The ARP 2800 ‘Odyssey’ 1972-1981
The Odyssey was ARP’s response to Moog’s ‘Minimoog’; a portable, user-friendly, affordable performance synthesiser; essentially a scaled down version of the 2600 with built in keyboard – a form that was to dominate the synthesiser market for the next twenty years or so.
The Odyssey was equipped with two oscillators and was one of the first synthesisers to have duo-phonic capabilities. Unlike the 2600 there were no patch ports, instead all of the modules were hard wired and routable and controllable via sliders and button son the front panel. ‘Modules’ consisted of two Voltage Controlled Oscillators (switchable between sawtooth, square, and pulse waveforms) a resonant low-pass filter, a non-resonant high-pass filter, Ring Modulator, noise generator (pink/white) ADSR and AR envelopes, a triangle and square wave LFO, and a sample-and-hold function. The later Version III model had a variable expression keyboard allowing flattening or sharpening of the pitch and the addition of vibrato depending on key pressure and position.
ARP Production model timeline 1969-1981:
1969 – ARP 2002 Almost identical to the ARP 2500, except that the upper switch matrix had 10 buses instead of 20.
1974 – ARP Explorer (small, portable, monophonic preset, programmable sounds)
1975 – ARP Little Brother (monophonic expander module)
1975 – ARP Omni (polyphonic string synthesiser )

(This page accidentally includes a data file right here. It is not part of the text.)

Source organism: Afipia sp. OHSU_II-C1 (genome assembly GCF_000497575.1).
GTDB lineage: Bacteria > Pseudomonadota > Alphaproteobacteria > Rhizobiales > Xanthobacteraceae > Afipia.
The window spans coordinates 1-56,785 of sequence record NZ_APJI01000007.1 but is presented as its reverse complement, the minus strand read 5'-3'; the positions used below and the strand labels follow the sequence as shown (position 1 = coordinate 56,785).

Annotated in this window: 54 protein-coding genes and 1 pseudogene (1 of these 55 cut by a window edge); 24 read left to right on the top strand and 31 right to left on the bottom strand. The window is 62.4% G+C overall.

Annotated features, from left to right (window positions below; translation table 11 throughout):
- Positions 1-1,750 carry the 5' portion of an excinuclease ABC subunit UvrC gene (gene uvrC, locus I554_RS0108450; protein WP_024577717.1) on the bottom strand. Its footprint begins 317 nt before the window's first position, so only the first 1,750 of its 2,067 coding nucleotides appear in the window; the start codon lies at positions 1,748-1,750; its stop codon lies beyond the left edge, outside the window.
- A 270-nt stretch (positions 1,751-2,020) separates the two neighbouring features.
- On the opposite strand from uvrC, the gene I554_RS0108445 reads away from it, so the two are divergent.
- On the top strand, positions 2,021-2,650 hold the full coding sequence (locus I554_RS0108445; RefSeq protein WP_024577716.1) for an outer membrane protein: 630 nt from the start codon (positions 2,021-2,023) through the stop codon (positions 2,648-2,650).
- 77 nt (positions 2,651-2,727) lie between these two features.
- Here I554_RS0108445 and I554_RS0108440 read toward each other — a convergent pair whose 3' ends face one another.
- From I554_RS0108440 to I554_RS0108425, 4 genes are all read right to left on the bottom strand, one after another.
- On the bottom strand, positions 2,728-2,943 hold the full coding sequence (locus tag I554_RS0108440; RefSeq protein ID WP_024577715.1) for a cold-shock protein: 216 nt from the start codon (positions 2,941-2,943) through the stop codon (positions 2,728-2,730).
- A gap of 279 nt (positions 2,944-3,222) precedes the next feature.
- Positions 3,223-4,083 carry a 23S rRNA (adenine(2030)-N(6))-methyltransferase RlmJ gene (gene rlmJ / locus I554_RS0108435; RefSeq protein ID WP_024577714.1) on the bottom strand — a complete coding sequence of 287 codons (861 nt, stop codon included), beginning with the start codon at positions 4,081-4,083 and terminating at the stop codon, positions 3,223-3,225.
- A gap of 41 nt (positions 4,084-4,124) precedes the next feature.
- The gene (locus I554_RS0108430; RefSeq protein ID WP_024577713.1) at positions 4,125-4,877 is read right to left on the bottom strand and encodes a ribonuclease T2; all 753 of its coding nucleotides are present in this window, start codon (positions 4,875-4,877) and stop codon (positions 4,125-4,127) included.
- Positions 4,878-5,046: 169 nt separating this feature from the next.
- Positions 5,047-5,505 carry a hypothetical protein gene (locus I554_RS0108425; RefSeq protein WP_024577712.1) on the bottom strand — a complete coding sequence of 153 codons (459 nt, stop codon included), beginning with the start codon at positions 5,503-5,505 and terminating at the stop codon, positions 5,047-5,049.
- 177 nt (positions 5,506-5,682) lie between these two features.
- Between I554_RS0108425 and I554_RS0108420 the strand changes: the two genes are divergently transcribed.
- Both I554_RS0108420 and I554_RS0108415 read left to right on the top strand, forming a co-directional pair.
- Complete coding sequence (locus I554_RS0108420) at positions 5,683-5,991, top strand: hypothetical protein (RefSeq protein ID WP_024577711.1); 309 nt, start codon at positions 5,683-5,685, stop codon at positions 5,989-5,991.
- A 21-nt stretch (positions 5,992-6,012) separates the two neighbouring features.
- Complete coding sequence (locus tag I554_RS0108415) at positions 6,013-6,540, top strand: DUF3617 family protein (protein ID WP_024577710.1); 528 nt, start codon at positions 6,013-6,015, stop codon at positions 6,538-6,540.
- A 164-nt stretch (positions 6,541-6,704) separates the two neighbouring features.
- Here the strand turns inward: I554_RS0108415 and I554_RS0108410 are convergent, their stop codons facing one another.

1975 – ARP Axxe (pre-patched single oscillator analog synthesiser)
1975 – ARP String Synthesiser (a combination of the String Ensemble and the Explorer)
1977 – ARP Pro/DGX (small, portable, monophonic preset, aftertouch sensitive synthesiser – updated version of Pro Soloist)
1977 – ARP Omni-2 (polyphonic string synthesiser with rudimentary polyphonic synthesiser functions – updated version of Omni)
1977 – ARP Avatar (an Odyssey module fitted with a guitar pitch controller)
1978 – ARP Quadra (4 microprocessor-controlled analog synthesisers in one)
1979 – ARP Sequencer (analog music sequencer)
1979 – ARP Quartet (polyphonic orchestral synthesiser not manufacted by ARP – just bought in from Siel and rebadged )
1980 – ARP Solus (pre-patched analog monophonic synthesiser)
1981 – ARP Chroma (microprocessor controlled analog polyphonic synthesiser – sold to CBS/Rhodes when ARP closed)
The demise of ARP Instruments was brought about by disorganised management and the decision to invest heavily in a guitar style synthesiser, the SRP Avatar. Although this was an innovative and groundbreaking instrument it failed to sell and ARP were never able to recoup the development costs. ARP filed for bankruptcy in 1981.
In 1954 the electronic engineer and pioneering instrument designer Harald Bode moved from his home in Bavaria, Germany to Brattleboro, Vermont, USA to lead the development team at the Estey Organ Co, working on developing his instrument the ‘Bode Organ’ as the prototype for the new Estey Organ. As a sideline Bode set up his own home workshop in 1959 to develop his ideas for a completely new and innovative instrument “A New Tool for the Exploration of Unknown Electronic Music Instrument Performances”. Bode’s objective was to produce a device that could included everything needed for film and TV audio production; soundtracks, sound design and audio processing– perhaps inspired by Oskar Sala’s successful (and lucrative ) film work, such as on Alfred Hitchcock ‘The Birds’ (1963).